After 3 weeks in New York City, Buffy remains at a Hayward cabin, needing to test negative for COVID-19 twice before returning to work
Editor’s note: This is the eighth in an ongoing series of stories profiling Buffy Riley and her three weeks working as a nurse in the center of America’s coronavirus outbreak. See below for links to the previous stories in the series.
One week after she was admitted to a Duluth, Minn, hospital as COVID-19 wracked her body, Elizabeth “Buffy” Riley continues her recovery from the illness and eagerly looks forward to the day she can return to her home in Hayward.
Riley, 62, contracted COVID-19 while working as a nurse at a New York hospital treating patients critically ill with the virus. She tested positive for it one day after returning to Wisconsin on April 23.
Riley was admitted to Essentia Health-St. Mary’s Medical Center after her doctor recommended doing so because the oxygen level in Riley’s blood was dropping, a sign her illness was worsening. Sometimes, at that stage of COVID-19, patients’ conditions can worsen quickly, and Riley said her doctor wanted her in a hospital setting in case that happened to her.
Thankfully, Riley said, that didn’t happen. Her oxygen level rose, she said, and after one night at the hospital she was allowed to return to a friend’s cabin north of Hayward, where she is living alone as she recovers.
“I’m grateful to be feeling as well as I am, to be getting better,” Riley said Monday.
Riley would like to return to her home, to her husband Matt and to her job as a nurse at Cumberland Memorial Hospital in Barron County. Before that can happen, she must continue her recovery, she said, and be assured she no longer is carrying the virus.
“My biggest concern now is finding out how I can find out when I’m safe to return to my family and to my work,” Riley said.
Determining that proved to be problematic, she said. Current protocol in Wisconsin stipulates that people who have tested positive for COVID-19 can return to home and work environments once at least 10 days have passed since a person’s positive test for the virus and after they show no symptoms of the virus for at least 72 hours.
However, the Centers for Disease Control states that in addition to those monitors, the only way to know people are not still carriers even if they longer exhibit symptoms is through two successive negative tests at least 24 hours apart.
Riley learned that her employer requires two consecutive negative COVID-19 tests before allowing her to return to work. She said she attempted to obtain those tests through the Sawyer County Health Department but was told that was not possible under current state testing guidelines, in part because the state lacks enough testing materials to implement that policy.
On Monday Riley said she learned Cumberland Memorial Hospital will provide those tests to her. She is unsure when they will happen but said the first could take place as soon as Friday. Learning she can receive the CDC-recommended testing was a relief, she said.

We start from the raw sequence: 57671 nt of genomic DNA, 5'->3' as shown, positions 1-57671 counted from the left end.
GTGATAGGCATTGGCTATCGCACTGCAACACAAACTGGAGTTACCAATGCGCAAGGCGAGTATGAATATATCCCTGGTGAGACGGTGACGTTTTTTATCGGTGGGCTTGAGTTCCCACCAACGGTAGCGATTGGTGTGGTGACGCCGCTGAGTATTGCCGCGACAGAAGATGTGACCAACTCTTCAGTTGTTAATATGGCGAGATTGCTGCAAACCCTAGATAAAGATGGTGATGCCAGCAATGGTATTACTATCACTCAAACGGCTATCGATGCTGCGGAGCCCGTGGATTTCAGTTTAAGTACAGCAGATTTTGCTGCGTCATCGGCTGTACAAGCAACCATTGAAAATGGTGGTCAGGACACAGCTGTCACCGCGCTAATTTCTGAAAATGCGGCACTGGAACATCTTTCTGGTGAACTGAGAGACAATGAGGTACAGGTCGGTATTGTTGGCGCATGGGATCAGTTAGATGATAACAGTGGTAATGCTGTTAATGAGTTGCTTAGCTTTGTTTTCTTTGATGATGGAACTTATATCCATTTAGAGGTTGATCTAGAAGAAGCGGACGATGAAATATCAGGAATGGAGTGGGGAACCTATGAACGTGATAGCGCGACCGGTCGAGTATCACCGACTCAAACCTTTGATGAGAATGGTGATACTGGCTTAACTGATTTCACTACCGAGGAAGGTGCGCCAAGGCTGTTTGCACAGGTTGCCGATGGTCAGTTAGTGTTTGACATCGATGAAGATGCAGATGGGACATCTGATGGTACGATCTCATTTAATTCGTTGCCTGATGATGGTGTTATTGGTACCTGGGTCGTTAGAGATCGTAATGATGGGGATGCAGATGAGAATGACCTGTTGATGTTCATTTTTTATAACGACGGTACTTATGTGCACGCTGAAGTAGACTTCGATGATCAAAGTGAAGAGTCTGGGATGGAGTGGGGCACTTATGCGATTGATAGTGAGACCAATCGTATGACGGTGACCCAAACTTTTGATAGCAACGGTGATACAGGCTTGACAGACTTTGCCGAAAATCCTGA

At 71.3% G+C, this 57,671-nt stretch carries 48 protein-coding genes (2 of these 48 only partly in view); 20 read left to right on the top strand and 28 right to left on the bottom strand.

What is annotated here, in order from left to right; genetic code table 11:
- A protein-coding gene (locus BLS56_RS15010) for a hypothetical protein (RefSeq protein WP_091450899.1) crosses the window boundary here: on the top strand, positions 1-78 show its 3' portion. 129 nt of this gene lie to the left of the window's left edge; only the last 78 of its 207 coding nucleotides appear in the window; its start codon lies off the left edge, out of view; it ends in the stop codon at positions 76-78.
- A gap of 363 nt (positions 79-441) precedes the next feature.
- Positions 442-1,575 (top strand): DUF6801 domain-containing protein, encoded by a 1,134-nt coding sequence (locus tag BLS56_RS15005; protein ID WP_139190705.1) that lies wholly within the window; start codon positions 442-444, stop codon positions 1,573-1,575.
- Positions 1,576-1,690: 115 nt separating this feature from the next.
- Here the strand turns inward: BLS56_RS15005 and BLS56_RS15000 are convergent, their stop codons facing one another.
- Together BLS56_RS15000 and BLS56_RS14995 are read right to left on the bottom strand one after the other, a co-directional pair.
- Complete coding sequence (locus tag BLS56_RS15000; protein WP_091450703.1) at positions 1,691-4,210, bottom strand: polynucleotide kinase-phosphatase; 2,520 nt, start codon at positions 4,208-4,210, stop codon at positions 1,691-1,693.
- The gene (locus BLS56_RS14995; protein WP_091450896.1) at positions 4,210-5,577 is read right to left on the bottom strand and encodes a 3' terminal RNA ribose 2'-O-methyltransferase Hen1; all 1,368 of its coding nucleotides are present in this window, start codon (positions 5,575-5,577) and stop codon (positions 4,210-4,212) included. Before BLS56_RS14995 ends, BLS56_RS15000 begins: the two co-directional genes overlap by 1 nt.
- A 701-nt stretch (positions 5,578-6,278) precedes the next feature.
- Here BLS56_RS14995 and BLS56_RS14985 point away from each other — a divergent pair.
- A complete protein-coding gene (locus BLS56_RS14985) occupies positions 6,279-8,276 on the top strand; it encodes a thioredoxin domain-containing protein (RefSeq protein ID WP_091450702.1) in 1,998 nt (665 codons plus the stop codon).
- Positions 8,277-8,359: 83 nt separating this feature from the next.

“If I go back home, and my husband gets this, or I go back to work and a patient gets this, I could never live with myself,” she said.
Riley said she doesn’t blame state officials for not being able to conduct the tests recommended by the CDC. Instead, she points to the federal government’s inability to adequately supply testing materials as a failure to better protect state residents from COVID-19.
“I understand the point of view of the state because they don’t have enough tests,” she said. “The problem is at the federal level.”
Test site administrators have said they lack enough materials to expand testing as fast as Gov. Tony Evers has said he wants to. During a news conference Monday, Evers announced additional measures to boost testing in Wisconsin and urged the federal government to continue to supply more testing capacity.
Additional testing across Wisconsin “is a key part of getting the state in position to safely and steadily reopen,” Evers said.
Riley backs more testing, saying reopening businesses and other activities before state officials have a better handle on the number of COVID-19 cases is likely to spur many additional illnesses.
“I’ve seen the awful damage this virus can do to people,” Riley said in reference to her nearly three weeks working in an ICU at Woodhull Medical and Mental Health Center in New York City.
While Riley said her muscle aches and shortness of breath associated with COVID-19 have improved, a nagging cough persists, along with general fatigue and a loss of taste and smell.
She appreciates the scenic surroundings of the cabin on a small lake where she is staying, and she passes her time reading and taking short walks.
Still, she said she is lonely. Her husband Matt has visited twice. They spent Saturday’s fishing opening casting from a dock, keeping distance from each other.
“I miss being in my own home,” she said. “But if I’ve been careful for this long, I can be really careful for a few more days.